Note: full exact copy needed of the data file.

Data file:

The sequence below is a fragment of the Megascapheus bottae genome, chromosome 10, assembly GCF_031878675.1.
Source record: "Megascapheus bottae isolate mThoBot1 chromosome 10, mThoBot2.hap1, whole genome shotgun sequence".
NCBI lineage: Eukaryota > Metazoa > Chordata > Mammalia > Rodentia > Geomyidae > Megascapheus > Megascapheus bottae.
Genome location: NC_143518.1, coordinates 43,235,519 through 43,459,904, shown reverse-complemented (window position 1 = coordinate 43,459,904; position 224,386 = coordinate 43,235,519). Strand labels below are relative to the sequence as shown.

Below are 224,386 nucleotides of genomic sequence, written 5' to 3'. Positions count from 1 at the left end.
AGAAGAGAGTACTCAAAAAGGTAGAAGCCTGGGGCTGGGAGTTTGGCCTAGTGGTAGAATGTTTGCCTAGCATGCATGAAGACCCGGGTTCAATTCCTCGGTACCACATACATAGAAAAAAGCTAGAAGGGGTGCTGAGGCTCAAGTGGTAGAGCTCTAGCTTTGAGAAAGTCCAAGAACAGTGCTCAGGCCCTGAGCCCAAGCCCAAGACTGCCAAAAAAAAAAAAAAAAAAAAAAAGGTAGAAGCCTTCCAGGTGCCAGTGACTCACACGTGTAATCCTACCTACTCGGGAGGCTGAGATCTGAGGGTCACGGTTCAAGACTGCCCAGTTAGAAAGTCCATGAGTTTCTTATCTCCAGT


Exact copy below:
The sequence below is a fragment of the Megascapheus bottae genome, chromosome 10, assembly GCF_031878675.1.
Source record: "Megascapheus bottae isolate mThoBot1 chromosome 10, mThoBot2.hap1, whole genome shotgun sequence".
NCBI lineage: Eukaryota > Metazoa > Chordata > Mammalia > Rodentia > Geomyidae > Megascapheus > Megascapheus bottae.
Genome location: NC_143518.1, coordinates 43,235,519 through 43,459,904, shown reverse-complemented (window position 1 = coordinate 43,459,904; position 224,386 = coordinate 43,235,519). Strand labels below are relative to the sequence as shown.

Below are 224,386 nucleotides of genomic sequence, written 5' to 3'. Positions count from 1 at the left end.
AGAAGAGAGTACTCAAAAAGGTAGAAGCCTGGGGCTGGGAGTTTGGCCTAGTGGTAGAATGTTTGCCTAGCATGCATGAAGACCCGGGTTCAATTCCTCGGTACCACATACATAGAAAAAAGCTAGAAGGGGTGCTGAGGCTCAAGTGGTAGAGCTCTAGCTTTGAGAAAGTCCAAGAACAGTGCTCAGGCCCTGAGCCCAAGCCCAAGACTGCCAAAAAAAAAAAAAAAAAAAAAAAGGTAGAAGCCTTCCAGGTGCCAGTGACTCACACGTGTAATCCTACCTACTCGGGAGGCTGAGATCTGAGGGTCACGGTTCAAGACTGCCCAGTTAGAAAGTCCATGAGTTTCTTATCTCCAGT